Katie Thornton: Kevin Miller is a host on KIDO a talk radio station in Boise, Idaho. He shares the airwaves with National host Glenn Beck and Sean Hannity, among others in November 2020, Audrey and Dr. James Suza, an ICU pulmonologist, spent an hour on Miller's show answering questions from callers.
Kevin Miller: We've heard people speculating that hospitals are making money off of COVID cases, which would incentivize them to have people that come in with a flu that all of a sudden that they have COVID, which has led to some skepticism. Audrey, would you like to add anything?
Audrey Dutton: Yes, I pay a lot of attention to healthcare finance and what's happening right now is that the hospitals are having to pay nurses more to come in and work extra shifts. They're spending a lot of money on N95 masks and other personal protective equipment because there's such a shortage there, and they've had to stop doing the procedures that really make them money, the elective surgeries. Those have historically been where they make a lot of their money.
Kevin Miller: Audrey, your thoughts on the media hype, then we'll go back to some more phone calls.
Audrey Dutton: On Monday, on your show you talked about the media and wanting to cancel Thanksgiving and things like that and the media doesn't have anything to gain from this. We've actually suffered greatly financially as a result of the pandemic because--
Kevin Miller: My first question would be is what is the fatality rate for the seasonal flu or what's the survival rate for the seasonal flu?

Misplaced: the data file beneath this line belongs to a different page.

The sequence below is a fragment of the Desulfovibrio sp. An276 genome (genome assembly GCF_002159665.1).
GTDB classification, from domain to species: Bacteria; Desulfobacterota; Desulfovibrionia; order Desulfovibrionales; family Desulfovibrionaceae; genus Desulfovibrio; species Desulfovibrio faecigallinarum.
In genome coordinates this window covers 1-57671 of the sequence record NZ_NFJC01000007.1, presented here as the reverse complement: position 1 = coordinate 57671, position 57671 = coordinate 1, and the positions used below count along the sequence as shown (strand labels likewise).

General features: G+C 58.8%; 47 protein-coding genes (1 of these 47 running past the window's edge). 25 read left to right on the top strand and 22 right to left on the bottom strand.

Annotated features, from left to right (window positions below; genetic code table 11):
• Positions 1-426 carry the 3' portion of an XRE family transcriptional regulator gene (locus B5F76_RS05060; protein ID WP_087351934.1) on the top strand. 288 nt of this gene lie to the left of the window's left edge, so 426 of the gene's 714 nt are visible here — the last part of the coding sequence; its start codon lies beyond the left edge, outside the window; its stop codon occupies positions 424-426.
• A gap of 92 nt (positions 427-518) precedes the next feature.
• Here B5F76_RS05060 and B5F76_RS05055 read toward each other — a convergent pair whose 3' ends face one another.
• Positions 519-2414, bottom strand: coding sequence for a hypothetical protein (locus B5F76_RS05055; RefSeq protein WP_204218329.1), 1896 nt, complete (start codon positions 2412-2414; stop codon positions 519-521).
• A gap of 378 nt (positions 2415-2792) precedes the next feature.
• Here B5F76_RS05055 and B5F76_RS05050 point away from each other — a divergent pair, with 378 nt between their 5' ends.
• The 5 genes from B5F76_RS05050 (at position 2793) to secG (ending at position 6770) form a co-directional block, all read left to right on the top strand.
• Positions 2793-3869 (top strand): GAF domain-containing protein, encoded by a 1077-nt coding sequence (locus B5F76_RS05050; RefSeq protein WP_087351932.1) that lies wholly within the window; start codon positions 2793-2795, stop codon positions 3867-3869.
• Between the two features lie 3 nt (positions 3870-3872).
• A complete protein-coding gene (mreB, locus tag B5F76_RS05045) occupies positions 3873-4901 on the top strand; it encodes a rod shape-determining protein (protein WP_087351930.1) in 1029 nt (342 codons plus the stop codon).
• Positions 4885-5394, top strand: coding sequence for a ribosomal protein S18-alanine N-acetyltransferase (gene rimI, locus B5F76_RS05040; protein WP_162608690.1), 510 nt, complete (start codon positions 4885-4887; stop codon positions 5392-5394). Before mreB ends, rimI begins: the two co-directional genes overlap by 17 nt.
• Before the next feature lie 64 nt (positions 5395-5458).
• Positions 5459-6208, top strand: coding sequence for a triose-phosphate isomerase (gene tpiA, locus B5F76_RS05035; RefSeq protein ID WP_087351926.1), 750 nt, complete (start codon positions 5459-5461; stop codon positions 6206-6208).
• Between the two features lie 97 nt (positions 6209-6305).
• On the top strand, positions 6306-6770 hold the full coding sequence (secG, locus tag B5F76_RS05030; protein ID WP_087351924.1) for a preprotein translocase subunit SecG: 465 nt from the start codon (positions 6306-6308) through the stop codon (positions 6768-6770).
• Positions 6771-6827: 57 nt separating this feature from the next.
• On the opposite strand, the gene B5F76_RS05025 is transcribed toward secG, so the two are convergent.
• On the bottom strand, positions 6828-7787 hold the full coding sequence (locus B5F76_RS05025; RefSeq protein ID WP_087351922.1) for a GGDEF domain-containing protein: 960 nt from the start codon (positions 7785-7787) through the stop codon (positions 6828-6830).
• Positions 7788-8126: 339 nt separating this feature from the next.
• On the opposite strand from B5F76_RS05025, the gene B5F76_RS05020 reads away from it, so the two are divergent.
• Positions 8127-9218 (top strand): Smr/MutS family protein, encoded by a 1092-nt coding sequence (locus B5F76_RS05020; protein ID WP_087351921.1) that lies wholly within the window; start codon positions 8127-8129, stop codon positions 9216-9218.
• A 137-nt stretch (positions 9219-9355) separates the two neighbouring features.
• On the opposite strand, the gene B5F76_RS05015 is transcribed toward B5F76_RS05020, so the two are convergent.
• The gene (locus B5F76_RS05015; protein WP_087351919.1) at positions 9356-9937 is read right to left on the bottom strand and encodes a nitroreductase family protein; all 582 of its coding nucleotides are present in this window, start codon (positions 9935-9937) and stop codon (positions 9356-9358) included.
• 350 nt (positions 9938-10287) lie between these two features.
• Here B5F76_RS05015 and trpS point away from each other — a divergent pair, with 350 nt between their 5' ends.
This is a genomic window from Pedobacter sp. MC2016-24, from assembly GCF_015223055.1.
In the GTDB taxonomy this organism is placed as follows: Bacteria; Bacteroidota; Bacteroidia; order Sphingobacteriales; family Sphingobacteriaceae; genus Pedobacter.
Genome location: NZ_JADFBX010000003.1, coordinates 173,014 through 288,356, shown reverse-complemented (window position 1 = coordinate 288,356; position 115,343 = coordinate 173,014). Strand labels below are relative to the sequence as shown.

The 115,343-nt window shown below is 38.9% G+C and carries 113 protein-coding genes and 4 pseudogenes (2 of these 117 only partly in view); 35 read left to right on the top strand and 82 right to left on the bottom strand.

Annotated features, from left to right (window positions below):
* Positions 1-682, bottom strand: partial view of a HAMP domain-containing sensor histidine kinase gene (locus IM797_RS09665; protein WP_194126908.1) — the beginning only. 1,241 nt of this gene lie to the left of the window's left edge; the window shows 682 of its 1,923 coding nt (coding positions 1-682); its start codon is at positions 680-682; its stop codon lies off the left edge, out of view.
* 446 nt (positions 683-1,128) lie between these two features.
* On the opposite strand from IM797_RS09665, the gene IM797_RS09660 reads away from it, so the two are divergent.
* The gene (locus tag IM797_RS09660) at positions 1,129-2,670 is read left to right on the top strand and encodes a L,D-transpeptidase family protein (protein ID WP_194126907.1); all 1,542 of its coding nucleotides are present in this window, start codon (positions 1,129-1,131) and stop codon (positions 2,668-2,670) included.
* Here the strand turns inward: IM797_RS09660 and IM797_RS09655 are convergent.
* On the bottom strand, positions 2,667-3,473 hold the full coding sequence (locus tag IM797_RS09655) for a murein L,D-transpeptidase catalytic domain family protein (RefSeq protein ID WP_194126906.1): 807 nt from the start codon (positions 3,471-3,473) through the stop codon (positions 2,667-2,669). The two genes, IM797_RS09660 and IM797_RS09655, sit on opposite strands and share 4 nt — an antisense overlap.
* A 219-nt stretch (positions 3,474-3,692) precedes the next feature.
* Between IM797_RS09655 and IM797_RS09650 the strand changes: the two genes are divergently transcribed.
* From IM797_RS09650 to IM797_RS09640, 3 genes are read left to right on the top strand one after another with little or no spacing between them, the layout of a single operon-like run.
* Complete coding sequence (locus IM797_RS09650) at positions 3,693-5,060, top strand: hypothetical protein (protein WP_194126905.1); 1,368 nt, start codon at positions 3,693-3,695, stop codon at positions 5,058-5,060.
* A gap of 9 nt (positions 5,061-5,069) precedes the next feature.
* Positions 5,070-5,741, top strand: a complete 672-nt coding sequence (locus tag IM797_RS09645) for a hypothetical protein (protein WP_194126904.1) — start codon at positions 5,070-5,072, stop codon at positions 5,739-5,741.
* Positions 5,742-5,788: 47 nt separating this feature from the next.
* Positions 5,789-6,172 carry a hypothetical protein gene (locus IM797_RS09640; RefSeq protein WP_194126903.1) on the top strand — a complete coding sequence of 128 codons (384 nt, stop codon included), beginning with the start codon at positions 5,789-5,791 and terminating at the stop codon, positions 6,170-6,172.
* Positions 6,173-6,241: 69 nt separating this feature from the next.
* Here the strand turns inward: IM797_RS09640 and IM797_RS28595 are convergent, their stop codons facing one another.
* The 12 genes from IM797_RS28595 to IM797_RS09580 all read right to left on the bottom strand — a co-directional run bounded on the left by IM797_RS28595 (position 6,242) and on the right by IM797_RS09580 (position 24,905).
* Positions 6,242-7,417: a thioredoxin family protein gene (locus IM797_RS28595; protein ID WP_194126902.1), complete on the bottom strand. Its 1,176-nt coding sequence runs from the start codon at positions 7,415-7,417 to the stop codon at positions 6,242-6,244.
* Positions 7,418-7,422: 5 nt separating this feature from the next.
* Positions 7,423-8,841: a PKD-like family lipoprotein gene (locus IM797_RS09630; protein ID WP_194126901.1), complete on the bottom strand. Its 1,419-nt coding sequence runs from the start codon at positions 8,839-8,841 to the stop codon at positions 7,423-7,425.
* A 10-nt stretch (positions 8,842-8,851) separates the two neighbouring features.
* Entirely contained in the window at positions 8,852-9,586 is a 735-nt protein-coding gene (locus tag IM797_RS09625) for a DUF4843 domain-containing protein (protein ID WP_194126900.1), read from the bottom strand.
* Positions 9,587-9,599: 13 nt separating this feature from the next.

Dr. James Suza: It does vary from year to year, but our most recent seasonal flu epidemics have been around 0.1%.
Kevin Miller: All right. And then what's the survival rate for COVID?
Dr. James Suza: There have been some good studies done recently that would suggest that the mortality rate may be as low as 0.5%. It's still about five times more lethal than flu. I do want to point out though, in answering that question that I don't dwell on the mortality rate. That's not the issue. The issue is the morbidity rate and the morbidity rate from COVID-19 is substantially worse. We simply don't see this much ICU utilization from influenza. We don't, we haven't seen severe viral cardiac inflammation from influenza. We don't. We see those things with COVID and--
Kevin Miller: Spinner on KIDO Talk Radio. What questions do you have?
Spinner: Good morning, Mr. Miller. How are we doing bud? Me, as you know Mr. Miller, I'm very much pro in the aspect of this being a hoax for quite a few reasons. During Obama's administration, when SARS hit, 2.5 million people died. We didn't have to wear masks then. It wasn't during an election year. I've been driving around the hospitals. They're not at full capacity in Idaho. I have COVID right now, sir, and if it's my time, it's my time. To put this fear-mongering in people's eyes, that this mystical angel of death isn't real like it's going to happen. Why put the fear into people's eyes?
Kevin Miller: Spinner, I appreciate the call. Thank you. Nothing personal, but I don't think everybody wants to die if they don't have to. Audrey?
Audrey Dutton: Yes, thanks. The caller said that there were 1.5 million deaths from SARS which was the SARS coronavirus one, the early 2000s. That's not accurate. There were 774 deaths around the world, and there were none in the US. It was contained--